Thursday, February 12, 2009

"Walking the Perfect Square" by Reed Farrel Coleman (Busted Flush Press, 2008)

More so than any other private detective I’ve ever read about, Moe Prager seems like a real human being. He’s no crusading knight, action hero, or existentialist antihero. Nor is he just an “ordinary” guy set in “extraordinary” circumstances. The story of Walking the Perfect Square comes right out of our daily newspapers, and its characters are people we pass on the street everyday, sit next to on the bus, or live under our same roof. It would have been easy for Reed Farrel Coleman to concede to genre, to make compromises with his story just because certain things are “accepted” in mystery fiction. Instead, he tries to ensure that the gravity of real life is felt in every gesture, in every plot twist, and in every line of dialogue. He’s skilled enough a storyteller than he can tie up loose ends without necessarily resolving the tensions felt by the characters. For, if anything, the circumstances of Walking the Perfect Square continue to haunt not only the characters, but also the readers, long after the book is over.

When a dying man he has never met calls him to his bedside to hear a secret, Moe Prager is sent thirty years into the past to relive his first ever case as a private investigator. It is 1978, and he has just been laid-off from the NYDP during an economic slump. Still recovering from an un-heroic slip on a piece of paper that left his knee badly injured, Prager takes a job as a private investigator in a missing persons case involving a young college student that disappeared after a night at the bar. The more Prager searches, however, the more he is convinced that not only does the kid not want to be found, but that his family might not want him found either.

Originally published in 2001, Walking the Perfect Square was reprinted by Busted Flush Press in 2008 in a great new edition with a foreword by Megan Abbott (Edgar-winning author of Queenpin and other excellent books) and an afterword by Coleman in which he discusses the creation and evolution of Prager’s character. Abbott’s introduction, in particular, is an invaluable companion to the book, helping to place Coleman within the context of the private eye genre, and pointing out where he diverges from tradition and forges his own path. “Betrayals can and do occur, but Prager’s relationships—romantic, familial, collegial, fraternal—are as central to this novel as [Phillip] Marlowe’s are to his,” Abbott writes. This sense of Prager being firmly a part of, and product of, his community is something missing from Hammett, Chandler, Spillane, and many of the foundational writers. Those detectives are loners, marginal characters that can’t exist within the world as it exists. They have to be a force for change, whether it is actualized or not. Prager, on the other hand, is subject to the forces at hand. Like the rest of us, he’s trying to get by. He’s not happy with what he sees, but he knows he’s not a superhero. He does what he can, and lives with the consequences.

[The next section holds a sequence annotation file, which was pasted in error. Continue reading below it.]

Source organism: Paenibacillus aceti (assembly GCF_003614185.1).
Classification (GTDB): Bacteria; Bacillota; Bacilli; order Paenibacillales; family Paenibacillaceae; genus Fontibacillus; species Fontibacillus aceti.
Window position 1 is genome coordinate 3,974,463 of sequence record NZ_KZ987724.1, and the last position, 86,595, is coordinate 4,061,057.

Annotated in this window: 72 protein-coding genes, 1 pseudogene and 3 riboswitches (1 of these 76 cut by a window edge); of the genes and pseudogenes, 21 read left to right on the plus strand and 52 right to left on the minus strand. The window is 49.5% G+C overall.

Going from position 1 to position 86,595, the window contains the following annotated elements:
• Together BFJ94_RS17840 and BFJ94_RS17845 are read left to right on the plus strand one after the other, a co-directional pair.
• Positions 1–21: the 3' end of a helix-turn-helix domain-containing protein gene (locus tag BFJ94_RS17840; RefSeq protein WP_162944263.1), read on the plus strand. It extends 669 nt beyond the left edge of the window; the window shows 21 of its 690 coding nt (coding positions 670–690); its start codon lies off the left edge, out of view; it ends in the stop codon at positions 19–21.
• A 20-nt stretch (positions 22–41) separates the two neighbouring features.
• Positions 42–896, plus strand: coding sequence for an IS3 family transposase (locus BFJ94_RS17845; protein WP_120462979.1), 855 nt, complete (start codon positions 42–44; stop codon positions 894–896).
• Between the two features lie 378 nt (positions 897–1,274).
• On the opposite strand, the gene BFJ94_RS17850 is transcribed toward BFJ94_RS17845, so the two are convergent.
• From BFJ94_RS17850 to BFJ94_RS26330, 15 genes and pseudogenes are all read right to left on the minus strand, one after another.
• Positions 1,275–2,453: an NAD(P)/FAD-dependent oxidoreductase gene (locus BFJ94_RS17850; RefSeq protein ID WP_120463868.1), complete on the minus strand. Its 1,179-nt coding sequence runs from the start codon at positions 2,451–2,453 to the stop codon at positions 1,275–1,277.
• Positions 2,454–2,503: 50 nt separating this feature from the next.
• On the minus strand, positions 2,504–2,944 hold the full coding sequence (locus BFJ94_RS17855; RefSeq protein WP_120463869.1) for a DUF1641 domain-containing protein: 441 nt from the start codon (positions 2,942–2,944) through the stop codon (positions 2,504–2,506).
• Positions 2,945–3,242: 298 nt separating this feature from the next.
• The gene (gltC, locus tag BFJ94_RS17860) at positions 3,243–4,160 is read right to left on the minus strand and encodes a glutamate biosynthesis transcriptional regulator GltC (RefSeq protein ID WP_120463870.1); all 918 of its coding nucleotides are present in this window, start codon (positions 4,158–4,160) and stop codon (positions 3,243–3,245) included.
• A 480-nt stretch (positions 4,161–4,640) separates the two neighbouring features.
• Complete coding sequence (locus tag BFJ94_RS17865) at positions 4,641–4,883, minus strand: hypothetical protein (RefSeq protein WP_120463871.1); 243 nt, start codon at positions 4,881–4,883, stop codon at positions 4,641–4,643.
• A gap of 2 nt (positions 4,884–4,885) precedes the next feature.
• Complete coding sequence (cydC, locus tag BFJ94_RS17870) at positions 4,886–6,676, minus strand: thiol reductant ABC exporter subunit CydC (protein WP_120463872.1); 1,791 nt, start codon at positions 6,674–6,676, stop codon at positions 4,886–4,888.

Perhaps Moe Prager is best summed up in this one line: “No, Mr. Beaman. I’m not smart. I just have a conscience.”

And lest you get the impression that Coleman lacks a sense of humor – well, he doesn’t. In fact, he’s pretty damn funny. As you’ll see, some of my favorite lines in the book are full of Coleman’s warm, perceptive wit. If you’d like to sample more of Walking the Perfect Square, head over to Busted Flush Press where you can purchase the book, or download this PDF that includes a lengthy excerpt of the novel, as well as both Megan Abbott and Coleman’s new essays.

And now—on with the quotes!

“The answer I give as to how I hurt the knee is inversely proportionate to the amount of alcohol I’ve consumed. Sober, I tell them I was hit by a flaming arrow shot by some schizophrenic junkie from a housing project roof in Queens. Two drinks, I tell them I injured the knee catching a baby thrown from a burning building by its frantic mother. Shitfaced, I tell the truth: I slipped on a piece of carbon paper in the squad room.”

“He wasn’t impressed by my powers of deduction. He wasn’t the type to be impressed by much. Maybe, I thought, if I pulled a silver dollar from behind his ear…”

“Pooty’s was the kind of place where people were encouraged to gouge their initials into the tables with keys. Old poets went there to die.”

“When I walked in even the flies yawned. So much for High Noon.”

“His ears were so littered with studs, safety pins and dangling razor blades that if he were to stand between two strong magnets his face would peel off.”

“Eating ribs on a second date takes nerve. It’s difficult to look suave gnawing on dead pig bones and licking red goo off your fingers. And scraping sinew out from between your teeth always drives ‘em wild.”

“I suppose it’s a scientific impossibility, but sometimes it just seems that, like a rug or silk tie, the atmosphere can be permanently stained.”


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